Feature Article - February 2006
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Tough Turf

Getting athletic fields in good shape is both complicated and not-so-complicated

By Kyle Ryan


Synthetic turf has become commonplace in professional football and college football, as well as other sports, but Brad Fresenberg of the University of Missouri says the primary growth areas for synthetics is at the high-school and parks-and-recreation levels—and he finds that troubling.

"We've been seeing this trend where they go from their native soil natural-grass fields right into putting up the dollars and buying [a turf system] now," he says. "I guess my recommendation is don't naturally make that jump without checking into other options first."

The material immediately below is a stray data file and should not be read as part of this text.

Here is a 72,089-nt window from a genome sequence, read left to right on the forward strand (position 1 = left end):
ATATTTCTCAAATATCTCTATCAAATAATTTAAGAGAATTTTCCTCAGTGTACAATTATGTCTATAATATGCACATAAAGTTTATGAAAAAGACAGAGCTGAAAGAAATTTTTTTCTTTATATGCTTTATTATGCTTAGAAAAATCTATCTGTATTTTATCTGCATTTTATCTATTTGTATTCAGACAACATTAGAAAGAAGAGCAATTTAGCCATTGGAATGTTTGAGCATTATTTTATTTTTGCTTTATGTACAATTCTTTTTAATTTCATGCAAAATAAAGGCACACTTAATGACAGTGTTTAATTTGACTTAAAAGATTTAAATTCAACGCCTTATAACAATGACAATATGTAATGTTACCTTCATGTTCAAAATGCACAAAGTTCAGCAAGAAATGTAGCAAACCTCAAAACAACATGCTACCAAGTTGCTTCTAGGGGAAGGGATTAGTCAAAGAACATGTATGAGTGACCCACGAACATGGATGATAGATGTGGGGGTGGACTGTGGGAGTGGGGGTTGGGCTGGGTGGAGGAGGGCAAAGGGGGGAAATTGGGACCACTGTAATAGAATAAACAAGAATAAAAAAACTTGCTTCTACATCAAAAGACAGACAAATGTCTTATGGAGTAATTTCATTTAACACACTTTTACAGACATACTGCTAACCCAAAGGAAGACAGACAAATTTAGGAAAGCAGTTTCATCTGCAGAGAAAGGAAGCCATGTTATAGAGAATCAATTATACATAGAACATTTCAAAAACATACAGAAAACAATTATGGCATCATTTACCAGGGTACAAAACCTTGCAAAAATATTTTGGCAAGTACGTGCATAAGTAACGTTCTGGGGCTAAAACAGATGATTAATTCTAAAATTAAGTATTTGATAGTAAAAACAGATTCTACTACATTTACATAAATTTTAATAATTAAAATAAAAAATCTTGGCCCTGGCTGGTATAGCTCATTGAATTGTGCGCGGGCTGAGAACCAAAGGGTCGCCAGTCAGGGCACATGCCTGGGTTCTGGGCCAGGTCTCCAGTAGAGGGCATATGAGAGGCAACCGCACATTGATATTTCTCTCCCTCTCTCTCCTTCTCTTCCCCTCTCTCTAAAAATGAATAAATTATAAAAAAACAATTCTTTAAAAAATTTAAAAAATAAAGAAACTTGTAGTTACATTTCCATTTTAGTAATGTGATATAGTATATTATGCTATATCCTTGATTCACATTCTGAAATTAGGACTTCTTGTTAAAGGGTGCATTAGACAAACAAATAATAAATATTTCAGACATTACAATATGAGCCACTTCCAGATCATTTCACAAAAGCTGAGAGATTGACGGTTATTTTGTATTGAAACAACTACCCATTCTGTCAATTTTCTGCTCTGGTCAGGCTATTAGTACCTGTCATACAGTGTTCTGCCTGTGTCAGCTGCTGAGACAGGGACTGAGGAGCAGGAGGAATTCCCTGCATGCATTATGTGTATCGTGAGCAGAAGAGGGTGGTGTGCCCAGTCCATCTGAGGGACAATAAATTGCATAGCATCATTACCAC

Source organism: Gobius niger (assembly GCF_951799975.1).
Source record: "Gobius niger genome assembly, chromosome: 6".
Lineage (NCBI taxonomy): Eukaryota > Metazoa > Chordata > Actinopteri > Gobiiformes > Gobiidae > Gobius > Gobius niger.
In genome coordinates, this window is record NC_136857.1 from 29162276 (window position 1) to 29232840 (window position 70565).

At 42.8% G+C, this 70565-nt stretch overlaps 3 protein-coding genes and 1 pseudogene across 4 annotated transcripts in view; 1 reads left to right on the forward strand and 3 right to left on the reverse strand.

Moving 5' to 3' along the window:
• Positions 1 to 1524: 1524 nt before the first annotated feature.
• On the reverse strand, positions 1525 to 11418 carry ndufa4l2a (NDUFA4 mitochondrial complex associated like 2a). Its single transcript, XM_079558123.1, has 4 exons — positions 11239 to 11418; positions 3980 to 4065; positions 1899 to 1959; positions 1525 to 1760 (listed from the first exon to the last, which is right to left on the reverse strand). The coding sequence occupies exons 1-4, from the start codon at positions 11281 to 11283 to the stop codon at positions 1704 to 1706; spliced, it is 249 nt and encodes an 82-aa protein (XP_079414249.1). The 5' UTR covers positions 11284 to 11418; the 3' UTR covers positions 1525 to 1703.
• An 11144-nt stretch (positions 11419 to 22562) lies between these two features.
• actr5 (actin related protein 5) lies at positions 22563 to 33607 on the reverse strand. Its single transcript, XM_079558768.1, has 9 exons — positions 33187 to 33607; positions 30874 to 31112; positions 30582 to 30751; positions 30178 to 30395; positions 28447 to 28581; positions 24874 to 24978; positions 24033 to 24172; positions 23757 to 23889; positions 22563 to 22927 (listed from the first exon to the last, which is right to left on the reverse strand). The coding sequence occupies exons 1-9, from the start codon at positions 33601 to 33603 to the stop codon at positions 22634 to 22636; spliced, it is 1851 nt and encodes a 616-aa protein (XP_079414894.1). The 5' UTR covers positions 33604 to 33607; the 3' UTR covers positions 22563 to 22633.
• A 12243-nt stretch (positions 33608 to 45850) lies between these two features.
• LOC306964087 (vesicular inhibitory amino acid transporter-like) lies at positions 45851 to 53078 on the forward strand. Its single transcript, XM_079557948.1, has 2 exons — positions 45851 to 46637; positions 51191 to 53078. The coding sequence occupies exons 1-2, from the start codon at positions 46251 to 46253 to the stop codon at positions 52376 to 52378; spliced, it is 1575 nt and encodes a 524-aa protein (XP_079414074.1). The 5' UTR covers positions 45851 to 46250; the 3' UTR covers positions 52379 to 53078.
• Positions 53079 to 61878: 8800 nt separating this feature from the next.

More distressing is how field managers have been cut out of the decision-making process in some cases. Administrators, coaches or athletic directors have made top-down decisions without consulting the field manager, who generally knows more about the issues involved.

"A lot of times decisions were made," Trigg says, "and sports-turf managers said, 'Well, wait a minute, if I could be doing A through Z instead of A through C, I could have a much better quality field in the fall.' Again these are a lot of issues that have surfaced after the fact instead of before."

For lower level playing fields at the high-school and parks-and-recreation level, Fresenberg thinks the rush toward synthetics is ill-advised, especially when sand-cap systems for natural grass can provide a better structure for a playing field, he says.

Though there are a number of high schools with newly installed synthetic turf that would disagree.

The best advice: Do you homework.